Search Results for: Pro-active

SoSSB 10P 10 Pro-active Action



Safety Tip #10 in the series


The purpose of this series is to give struggling-but-eager SHE professionals and practitioners, who are working for financially-constrained companies, pointers on how to get the safety awareness message across to both management and workers, on a shoestring budget.

“There is nothing which moves people more than ACTION,
and nothing which is more powerful than prompt, PRO-ACTIVE ACTION.”
Jurgen Tietz
Bias towards ACTION is what counts …
Bias for Action by Jurgen Tietz Safety Speaker

  “Acting in anticipation of future problems, needs, or changes.”
   Synonyms: farseeing, forward-looking
   Antonyms: half-baked, shortsighted
   (Merriam-Webster Student Dictionary)

  Corrective action is taken following incidents and investigations.
  Often  wait-&-see-&-hope-for-the-best  instead of  take-charge-&-own-SAFETY.

One of the problems is that safety professionals are swamped with admin and paper work. Reports, statistics, emails and then, of course, one of the number one time wasters: meetings.


Analyse your activities.
  How many fall into the re-active category?
  Most people do 95% plus in response to things, audit findings, requests, etc.

Analyse the decisions taken in your safety meetings.
  Which are re-active vs. pro-active?
  How many of those are actually closed out and completed?

  Near Miss = Near Hit

“Even if you are on the right track, you’ll get run over if you just sit there.”
Will Rogers
This wiki has more on the basics of “Being Pro-Active”:
If you would like more detail on “Using Leading Performance Indicators”,
or would like a copy of my story on Being A Mainstay, request it here.
Want to comment on this SIMPLY SMART SAFETY™ Tip or share your insights with me?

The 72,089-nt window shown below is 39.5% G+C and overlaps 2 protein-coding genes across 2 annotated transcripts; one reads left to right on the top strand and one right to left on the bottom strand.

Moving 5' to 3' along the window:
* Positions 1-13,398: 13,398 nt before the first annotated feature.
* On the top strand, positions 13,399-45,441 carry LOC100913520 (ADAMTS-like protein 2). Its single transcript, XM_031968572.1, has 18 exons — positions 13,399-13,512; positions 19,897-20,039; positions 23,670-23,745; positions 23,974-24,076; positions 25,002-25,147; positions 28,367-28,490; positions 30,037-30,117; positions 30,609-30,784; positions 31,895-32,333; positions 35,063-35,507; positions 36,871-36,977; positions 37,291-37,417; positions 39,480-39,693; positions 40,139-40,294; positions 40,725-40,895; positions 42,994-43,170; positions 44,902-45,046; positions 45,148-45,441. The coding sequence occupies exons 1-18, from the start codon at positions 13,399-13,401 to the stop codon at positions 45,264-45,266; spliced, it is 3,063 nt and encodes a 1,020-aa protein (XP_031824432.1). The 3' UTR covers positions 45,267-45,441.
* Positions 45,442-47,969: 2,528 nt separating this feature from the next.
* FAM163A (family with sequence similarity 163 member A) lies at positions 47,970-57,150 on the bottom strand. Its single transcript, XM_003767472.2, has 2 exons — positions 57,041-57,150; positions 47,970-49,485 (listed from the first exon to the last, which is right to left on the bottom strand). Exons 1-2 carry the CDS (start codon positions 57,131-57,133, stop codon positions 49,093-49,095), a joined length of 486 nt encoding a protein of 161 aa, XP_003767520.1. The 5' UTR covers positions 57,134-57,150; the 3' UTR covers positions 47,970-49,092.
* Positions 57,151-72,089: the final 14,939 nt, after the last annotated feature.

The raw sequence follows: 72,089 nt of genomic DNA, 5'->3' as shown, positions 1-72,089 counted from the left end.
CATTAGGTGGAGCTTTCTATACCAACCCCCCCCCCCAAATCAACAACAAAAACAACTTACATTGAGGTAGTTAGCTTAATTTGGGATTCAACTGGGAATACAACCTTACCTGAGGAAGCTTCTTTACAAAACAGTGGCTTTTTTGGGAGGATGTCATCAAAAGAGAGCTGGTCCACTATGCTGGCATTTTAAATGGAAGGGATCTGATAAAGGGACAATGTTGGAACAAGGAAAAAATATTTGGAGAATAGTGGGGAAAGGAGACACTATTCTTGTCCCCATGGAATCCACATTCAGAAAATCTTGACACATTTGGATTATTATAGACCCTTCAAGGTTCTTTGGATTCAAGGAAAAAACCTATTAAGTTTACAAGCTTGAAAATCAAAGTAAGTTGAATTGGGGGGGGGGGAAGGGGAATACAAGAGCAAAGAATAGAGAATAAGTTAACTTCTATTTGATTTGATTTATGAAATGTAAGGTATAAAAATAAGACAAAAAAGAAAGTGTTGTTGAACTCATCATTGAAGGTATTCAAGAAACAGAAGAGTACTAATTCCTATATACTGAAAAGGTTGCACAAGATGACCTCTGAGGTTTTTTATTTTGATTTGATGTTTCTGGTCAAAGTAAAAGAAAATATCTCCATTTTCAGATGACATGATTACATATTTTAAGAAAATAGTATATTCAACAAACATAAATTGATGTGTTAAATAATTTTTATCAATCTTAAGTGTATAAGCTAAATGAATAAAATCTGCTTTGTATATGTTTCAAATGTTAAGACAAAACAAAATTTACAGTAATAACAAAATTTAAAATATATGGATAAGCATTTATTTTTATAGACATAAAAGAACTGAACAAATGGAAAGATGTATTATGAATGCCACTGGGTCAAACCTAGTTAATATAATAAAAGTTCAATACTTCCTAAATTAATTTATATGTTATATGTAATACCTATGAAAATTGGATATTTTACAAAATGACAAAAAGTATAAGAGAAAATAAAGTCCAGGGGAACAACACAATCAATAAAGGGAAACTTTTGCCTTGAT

You are more than welcome to do so here.
© Copyright:Jürgen Tietz


What it means and How to get there

I believe

“There is nothing which moves people more than ACTION,
and nothing which is more powerful than PRO-ACTIVE action!”

Read the rest of my latest SAFETY TIP …

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SCnSP – Without A Safety Clue

Mar 2018

Without a Safety Clue

(Urgent vs Important)

Habits and planning


A sailboat without a sail might float. For a long time, in fact.
But without a sail, it can’t go anywhere, can’t fulfill its function.
Floating is insufficient. [1]

This brilliant little statement clearly defines the difference between success and failure in any endeavour, but especially in SAFETY. Good safety is not merely compliance, which is the bare minimum (floating). Good safety requires making time for the IMPORTANT stuff (setting your sails), i.e. making time for ACTIONS which will make a difference, which will grow the team, which are PRO-ACTIVE. Successful teams have developed the HABIT of doing this really well. Efficient teams know how to deal with the urgent stuff, quickly and effectively, so as to make time for constantly moving safety to a new level – to a DISRUPTIVE SAFETY™ level. By the way, educating and empowering your H&S Reps is part of “setting the sails”.

Picture: Disruptive safety call to action icon

  • Ask a simple question: “Is this urgent or is it important?”
    Don’t fall into the trap of labelling everything as urgent and important!
  • The acid test is another simple question: “So what?” … So what if this doesn’t get done today, now, or not at all?
    If you don’t have a convincing answer to this question, it might be urgent, but definitely not important.
  • Finally, ask: “Is this a new problem or is it an old problem?”
    Old problems tend to appear to be urgent simply because they have never been dealt with in an easy way!
    Be ruthless with old problems – kill them once and for all.

Our handbook, The Safety Rep’s Survival Guide, deals with this important habit in a number of topics.

[1]   Godin, Seth. “Without a Sail”, May 2017.


Icon: Jurgen-Antzi with a mike

The Safety Rep’s Survival Guide  –  what it is and why you need it